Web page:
Cross-Cultural Business

As someone who worked alongside the talented team at Nature  for many years, I have always tended to regard “culture” as something that lurks in a petri dish or alternatively – as many HR Professionals will tell you – the values, behaviours and ethos that make up an organisation.  However, in the wider world, “culture” is a word that denotes the combination of racial, national, moral and other factors that go together to create the unique identities of different nations.

The reason that this is on my mind at the moment is because I was at a meeting organised by my local Chamber of Commerce , where the guest speaker gave a fascinating presentation about cross-cultural businesses, and how behaviour and expectations can be influenced by the background from which people come.  Having worked in a multi-national group of companies for many years this did not exactly come as a suprise to me, but it got me thinking about my own rather lazy assumptions on the subject of national stereotypes.

The speaker, Doctor Nigel Paterson, is a proponent of the theories of Richard Lewis , who has spent much of his career studying the subject, and developing mechanisms to neutralise the difficulties inherent in people of different cultures working together.  It would take quite a long time to explain his theories, but in essence he identifies three main Cultural categories, the characteristics that they each possess, and a series of “rules” for approaching and doing business with each category.  Of course, it’s not quite as simple as that, and many nationalities are a mixture of types but – fascinatingly – this mixture can often make for the most successful nations, and individuals who possess this cultural “mix” within themselves generally make excellent business people and are the most effective managers of multicultural workforces.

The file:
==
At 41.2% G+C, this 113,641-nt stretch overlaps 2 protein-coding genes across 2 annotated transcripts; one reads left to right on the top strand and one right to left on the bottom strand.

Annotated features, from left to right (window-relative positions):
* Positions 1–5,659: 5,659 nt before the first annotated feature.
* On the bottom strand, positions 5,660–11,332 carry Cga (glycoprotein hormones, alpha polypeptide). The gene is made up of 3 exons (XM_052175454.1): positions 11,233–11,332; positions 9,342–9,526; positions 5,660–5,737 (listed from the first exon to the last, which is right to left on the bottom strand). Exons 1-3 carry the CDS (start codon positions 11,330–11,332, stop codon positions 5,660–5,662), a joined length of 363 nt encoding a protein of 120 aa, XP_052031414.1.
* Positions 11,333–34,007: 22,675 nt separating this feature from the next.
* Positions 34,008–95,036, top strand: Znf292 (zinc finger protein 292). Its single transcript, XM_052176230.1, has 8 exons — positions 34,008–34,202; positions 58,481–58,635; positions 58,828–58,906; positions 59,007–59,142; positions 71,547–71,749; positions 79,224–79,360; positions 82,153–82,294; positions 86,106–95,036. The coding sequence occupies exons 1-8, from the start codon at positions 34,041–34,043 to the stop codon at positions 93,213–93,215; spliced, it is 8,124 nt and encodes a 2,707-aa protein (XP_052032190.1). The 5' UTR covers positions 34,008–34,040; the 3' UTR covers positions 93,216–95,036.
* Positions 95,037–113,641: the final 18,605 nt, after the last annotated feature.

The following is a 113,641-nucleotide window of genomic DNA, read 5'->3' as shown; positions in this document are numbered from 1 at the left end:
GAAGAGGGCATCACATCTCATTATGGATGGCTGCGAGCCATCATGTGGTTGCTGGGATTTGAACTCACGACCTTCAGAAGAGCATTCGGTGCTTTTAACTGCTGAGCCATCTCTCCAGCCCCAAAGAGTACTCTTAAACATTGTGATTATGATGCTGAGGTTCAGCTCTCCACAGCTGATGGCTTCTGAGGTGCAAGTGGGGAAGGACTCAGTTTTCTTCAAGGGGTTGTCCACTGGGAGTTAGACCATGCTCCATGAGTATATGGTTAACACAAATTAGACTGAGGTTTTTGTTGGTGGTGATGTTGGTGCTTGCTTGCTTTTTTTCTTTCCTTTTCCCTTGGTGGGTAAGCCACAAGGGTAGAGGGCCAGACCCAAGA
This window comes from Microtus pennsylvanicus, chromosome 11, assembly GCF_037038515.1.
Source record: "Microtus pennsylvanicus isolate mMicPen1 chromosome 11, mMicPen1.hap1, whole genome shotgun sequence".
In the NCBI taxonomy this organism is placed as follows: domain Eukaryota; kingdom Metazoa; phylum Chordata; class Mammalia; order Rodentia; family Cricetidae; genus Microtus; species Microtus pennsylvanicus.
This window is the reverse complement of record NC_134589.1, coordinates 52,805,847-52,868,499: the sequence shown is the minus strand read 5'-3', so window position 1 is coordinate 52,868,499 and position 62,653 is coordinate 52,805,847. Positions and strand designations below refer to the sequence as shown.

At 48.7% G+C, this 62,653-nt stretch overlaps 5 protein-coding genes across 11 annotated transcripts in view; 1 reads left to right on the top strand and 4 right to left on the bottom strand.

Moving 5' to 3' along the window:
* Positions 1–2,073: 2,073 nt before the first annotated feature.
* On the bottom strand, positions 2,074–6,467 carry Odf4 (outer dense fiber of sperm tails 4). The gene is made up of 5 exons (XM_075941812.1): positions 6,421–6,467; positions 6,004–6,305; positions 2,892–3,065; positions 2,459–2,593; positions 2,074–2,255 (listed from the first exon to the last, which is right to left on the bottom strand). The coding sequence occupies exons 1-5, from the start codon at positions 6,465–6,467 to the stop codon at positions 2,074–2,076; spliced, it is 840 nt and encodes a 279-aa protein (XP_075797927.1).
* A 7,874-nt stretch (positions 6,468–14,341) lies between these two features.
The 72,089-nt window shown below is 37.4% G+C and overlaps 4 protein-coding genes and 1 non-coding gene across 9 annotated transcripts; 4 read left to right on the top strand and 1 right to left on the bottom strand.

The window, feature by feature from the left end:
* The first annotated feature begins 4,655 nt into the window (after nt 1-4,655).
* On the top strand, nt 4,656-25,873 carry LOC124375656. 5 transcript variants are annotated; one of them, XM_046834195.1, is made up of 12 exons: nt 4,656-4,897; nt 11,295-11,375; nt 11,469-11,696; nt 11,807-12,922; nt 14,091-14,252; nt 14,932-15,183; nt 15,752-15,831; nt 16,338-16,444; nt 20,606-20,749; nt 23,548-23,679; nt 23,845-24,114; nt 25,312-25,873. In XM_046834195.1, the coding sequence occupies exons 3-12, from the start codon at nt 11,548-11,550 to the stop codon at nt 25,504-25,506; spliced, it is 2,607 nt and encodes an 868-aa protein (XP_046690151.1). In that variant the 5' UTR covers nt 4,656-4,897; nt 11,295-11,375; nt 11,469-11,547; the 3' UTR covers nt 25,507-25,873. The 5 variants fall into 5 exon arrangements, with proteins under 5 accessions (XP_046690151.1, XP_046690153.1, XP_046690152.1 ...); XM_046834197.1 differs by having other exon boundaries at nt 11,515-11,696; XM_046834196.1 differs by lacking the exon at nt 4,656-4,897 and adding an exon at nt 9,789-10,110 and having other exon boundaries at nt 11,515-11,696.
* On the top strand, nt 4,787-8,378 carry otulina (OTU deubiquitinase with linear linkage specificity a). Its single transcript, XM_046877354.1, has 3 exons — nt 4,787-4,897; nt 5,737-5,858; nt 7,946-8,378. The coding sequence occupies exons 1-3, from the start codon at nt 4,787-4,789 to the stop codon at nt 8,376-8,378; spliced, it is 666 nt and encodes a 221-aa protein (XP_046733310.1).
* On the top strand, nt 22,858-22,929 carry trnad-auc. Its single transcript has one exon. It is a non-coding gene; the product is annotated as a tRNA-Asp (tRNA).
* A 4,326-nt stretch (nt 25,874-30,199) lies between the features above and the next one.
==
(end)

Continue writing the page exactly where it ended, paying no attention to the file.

I am a natural sceptic, and – like Herman Goering – mention of the word “culture” in any of its various definitions, makes me reach for my revolver, but I have to confess to being intrigued by the work of Richard Lewis, and I commend it to anybody who is faced with the challenge of a multicultural workforce, whether within a world-wide company or just here in the UK.  I am going to be looking at it   more closely myself, and I am sure it will have a bearing on how I deal with cross-cultural businesses in future.

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